Canadian Military History Gateway
Subject > Wars, Battles and Conflicts > Early History to 1603
Resource Type > Image
This house was reconstructed in the style of those built by the Vikings at l’Anse aux Meadows, Newfoundland around the year 1000. (Parks Canada)
L’Anse aux Meadows was the site of a Viking settlement at around the year 1,000. The area is now a UNESCO World Heritage Site. (Parks Canada)
This picture of a ship is engraved on a plank of the galleon San Juan, which sank in Red Bay, Labrador, in 1565. (Parks Canada)
This Norman (or Viking) axe man holds a Danish style battle axe. Vikings were also called ‘Norman’ — men of the north — by the Dark Ages French. A large group of Vikings occupied and settled on the north-western coast of France in what became Normandy. This is the region from which many of the French settlers to New France came in the 17th century. It is also where the Canadian Army landed on D-Day on 6 June 1944. Print after Viollet-Leduc from the Bayeux tapestry.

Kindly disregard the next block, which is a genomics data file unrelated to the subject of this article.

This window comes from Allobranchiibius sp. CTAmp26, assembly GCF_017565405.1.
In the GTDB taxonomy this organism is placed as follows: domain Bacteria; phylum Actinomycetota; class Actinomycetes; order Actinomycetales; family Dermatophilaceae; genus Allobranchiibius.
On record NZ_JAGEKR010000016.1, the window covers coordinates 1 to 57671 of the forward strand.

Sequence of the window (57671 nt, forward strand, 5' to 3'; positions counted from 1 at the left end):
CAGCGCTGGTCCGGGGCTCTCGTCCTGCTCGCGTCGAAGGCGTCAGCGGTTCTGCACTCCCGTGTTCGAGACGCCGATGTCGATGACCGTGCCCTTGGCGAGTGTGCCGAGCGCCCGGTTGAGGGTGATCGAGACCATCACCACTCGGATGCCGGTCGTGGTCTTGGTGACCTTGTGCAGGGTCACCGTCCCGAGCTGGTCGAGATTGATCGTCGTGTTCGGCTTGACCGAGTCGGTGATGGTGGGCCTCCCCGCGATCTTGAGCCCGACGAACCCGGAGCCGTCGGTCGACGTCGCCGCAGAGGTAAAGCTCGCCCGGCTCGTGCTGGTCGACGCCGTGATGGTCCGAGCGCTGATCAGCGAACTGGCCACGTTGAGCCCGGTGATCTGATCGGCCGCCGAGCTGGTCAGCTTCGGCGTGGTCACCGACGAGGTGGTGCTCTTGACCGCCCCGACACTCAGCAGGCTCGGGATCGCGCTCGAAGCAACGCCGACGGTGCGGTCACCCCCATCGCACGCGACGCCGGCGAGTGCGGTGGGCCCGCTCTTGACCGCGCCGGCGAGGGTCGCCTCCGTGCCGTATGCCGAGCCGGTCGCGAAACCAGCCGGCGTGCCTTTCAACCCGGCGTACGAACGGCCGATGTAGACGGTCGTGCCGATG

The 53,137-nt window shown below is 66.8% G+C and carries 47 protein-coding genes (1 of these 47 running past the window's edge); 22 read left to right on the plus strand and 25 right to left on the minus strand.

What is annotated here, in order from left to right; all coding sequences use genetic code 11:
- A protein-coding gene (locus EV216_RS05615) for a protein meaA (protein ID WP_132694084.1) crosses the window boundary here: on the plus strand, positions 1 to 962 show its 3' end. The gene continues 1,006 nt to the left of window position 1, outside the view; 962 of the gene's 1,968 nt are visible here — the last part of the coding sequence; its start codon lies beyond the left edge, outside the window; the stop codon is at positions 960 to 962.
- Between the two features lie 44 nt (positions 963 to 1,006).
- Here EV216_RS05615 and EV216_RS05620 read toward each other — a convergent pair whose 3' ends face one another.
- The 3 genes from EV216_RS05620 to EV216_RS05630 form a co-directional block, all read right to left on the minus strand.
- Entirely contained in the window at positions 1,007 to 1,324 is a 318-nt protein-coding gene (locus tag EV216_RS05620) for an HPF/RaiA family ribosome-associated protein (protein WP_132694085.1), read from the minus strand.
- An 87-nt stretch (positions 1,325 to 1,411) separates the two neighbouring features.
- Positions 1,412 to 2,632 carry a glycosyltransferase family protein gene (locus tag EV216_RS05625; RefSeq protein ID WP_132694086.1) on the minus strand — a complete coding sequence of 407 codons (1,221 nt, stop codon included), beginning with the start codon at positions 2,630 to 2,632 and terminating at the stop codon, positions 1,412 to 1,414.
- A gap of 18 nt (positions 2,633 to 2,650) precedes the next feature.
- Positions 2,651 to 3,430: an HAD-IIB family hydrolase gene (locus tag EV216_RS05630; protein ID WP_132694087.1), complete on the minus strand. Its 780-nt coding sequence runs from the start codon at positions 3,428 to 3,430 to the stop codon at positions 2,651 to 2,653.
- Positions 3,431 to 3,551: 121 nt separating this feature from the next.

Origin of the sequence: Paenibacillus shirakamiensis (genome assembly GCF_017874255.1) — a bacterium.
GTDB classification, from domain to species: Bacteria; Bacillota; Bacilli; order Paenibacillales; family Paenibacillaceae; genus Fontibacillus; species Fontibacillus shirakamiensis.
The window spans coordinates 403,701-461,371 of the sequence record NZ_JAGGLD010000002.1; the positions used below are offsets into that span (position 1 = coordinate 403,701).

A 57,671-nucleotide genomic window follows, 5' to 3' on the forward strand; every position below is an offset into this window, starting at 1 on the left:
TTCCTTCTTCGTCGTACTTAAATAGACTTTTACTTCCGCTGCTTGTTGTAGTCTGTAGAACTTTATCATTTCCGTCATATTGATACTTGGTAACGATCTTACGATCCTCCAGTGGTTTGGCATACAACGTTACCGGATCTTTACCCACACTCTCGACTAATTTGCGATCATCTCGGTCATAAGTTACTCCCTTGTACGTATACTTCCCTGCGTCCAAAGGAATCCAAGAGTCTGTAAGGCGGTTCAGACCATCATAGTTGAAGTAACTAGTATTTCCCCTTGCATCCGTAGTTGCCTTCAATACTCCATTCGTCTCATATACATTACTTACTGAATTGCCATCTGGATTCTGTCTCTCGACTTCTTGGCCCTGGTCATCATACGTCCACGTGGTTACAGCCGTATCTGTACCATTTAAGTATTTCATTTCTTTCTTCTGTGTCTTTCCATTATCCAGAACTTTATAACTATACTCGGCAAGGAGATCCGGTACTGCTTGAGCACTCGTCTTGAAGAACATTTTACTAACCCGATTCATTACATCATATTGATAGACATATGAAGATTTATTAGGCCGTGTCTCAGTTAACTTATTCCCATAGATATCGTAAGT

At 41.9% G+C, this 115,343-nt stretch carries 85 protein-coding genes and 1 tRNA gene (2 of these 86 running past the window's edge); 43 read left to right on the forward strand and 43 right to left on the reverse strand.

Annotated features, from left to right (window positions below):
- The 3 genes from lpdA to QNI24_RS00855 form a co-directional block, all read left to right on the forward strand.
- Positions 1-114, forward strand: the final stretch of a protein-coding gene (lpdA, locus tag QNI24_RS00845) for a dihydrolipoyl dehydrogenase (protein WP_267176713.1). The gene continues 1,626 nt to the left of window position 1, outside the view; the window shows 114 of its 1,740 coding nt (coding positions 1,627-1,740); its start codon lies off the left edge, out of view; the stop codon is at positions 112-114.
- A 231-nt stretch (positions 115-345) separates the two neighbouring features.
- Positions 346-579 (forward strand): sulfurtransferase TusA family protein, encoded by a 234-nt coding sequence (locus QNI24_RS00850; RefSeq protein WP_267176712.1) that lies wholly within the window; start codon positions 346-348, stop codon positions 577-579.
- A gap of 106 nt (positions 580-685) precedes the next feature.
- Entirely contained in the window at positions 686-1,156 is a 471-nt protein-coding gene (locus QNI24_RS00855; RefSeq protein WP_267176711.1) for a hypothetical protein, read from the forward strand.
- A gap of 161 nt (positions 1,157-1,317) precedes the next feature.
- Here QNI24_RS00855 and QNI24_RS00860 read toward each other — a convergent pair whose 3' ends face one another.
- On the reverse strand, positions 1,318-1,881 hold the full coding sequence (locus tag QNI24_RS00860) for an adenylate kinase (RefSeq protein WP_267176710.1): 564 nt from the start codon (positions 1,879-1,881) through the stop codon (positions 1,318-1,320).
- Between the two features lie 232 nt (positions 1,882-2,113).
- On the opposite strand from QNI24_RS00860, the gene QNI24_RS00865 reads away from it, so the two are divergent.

The sleek design of these ships made them the fastest, most seaworthy craft of their time. (Library of the Canadian Department of National Defence)
The weather shown hitting these Spanish ships was encountered by the Basque whalers based in Labrador during the second half of the 16th century. Occasionally, ships were lost. One such was the San Juan, sunk in Red Bay, Labrador in 1565.
The vessels of Cartier's expedition are dwarfed by the dramatic scenery at Brion, Iles-de-la-Madeleine.
Archers and crossbowmen were commonly found on ships and in the early overseas settlements of the first half of the 16th century. Such soldiers were most likely part of the early Portuguese forays to Newfoundland and Cape Breton Island. (Museu de Arte Antiguo, Lisbon)
The Iroquois were surprised and fearful at first of Cartier's cannon, but their awe did not last very long.
Sir Humphrey Gilbert's British colony on Newfoundland failed partially because the colonists were more anxious to find silver mines than to plant crops. On 5 August 1583, Sir Humphrey claimed the island in a ceremony that involved his holding a twig of a hazel tree and a sod of earth. That winter, the explorer sailed back to England and was lost at sea when his ship sank in a storm.